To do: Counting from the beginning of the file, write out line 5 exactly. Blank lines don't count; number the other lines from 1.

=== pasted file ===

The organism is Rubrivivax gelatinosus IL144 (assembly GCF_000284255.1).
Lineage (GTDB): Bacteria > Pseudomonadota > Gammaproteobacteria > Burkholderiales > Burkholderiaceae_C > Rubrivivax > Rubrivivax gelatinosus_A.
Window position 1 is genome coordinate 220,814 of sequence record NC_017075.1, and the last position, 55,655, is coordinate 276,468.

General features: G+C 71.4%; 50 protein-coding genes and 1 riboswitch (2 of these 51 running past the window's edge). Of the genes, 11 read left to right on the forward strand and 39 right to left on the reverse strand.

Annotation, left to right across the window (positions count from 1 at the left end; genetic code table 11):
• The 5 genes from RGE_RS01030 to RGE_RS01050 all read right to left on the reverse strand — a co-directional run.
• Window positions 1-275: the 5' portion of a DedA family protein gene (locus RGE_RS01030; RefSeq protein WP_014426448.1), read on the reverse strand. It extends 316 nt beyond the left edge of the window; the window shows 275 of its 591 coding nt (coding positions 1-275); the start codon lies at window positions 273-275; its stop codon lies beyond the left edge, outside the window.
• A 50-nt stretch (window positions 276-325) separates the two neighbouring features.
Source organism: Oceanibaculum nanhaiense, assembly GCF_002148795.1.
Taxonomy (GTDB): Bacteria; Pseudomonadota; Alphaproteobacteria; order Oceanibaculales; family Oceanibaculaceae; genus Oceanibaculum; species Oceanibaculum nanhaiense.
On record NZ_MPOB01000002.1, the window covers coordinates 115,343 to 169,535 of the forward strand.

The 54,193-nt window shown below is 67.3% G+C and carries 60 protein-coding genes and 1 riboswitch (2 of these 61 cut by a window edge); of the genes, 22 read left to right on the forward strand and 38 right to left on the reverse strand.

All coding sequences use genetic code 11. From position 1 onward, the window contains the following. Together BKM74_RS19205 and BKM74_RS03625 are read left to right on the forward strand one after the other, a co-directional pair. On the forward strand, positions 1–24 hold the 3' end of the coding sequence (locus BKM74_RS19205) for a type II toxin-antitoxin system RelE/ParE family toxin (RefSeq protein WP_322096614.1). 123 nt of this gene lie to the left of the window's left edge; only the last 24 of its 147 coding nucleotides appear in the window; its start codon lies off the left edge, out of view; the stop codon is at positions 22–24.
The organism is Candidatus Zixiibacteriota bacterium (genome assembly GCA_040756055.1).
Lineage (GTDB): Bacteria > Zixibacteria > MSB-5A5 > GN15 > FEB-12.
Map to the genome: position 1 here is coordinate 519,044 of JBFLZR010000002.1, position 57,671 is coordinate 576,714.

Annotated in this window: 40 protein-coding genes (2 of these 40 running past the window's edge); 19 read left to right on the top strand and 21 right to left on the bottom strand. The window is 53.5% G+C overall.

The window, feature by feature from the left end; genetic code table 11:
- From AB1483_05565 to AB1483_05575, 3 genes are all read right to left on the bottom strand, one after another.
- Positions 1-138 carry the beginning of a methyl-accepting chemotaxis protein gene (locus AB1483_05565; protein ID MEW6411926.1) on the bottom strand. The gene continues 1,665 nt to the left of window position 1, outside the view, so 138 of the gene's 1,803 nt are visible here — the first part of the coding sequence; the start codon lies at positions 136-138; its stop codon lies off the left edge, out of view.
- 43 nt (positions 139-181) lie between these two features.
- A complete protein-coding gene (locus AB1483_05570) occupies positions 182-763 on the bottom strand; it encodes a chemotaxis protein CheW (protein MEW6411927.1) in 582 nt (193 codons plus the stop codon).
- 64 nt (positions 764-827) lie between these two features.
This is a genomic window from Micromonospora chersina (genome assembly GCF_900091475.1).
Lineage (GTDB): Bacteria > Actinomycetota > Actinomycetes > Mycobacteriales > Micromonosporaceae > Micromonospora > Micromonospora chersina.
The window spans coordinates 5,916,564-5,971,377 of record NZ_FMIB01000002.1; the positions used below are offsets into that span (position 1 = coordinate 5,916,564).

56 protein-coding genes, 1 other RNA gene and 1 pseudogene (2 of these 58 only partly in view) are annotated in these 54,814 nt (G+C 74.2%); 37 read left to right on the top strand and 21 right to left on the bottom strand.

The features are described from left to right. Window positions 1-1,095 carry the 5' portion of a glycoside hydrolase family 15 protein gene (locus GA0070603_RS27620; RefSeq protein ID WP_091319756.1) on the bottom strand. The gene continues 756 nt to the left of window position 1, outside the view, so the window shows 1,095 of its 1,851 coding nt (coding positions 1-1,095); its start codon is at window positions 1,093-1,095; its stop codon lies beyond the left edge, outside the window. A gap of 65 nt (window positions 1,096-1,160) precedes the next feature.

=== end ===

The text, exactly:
Annotation, left to right across the window (positions count from 1 at the left end; genetic code table 11):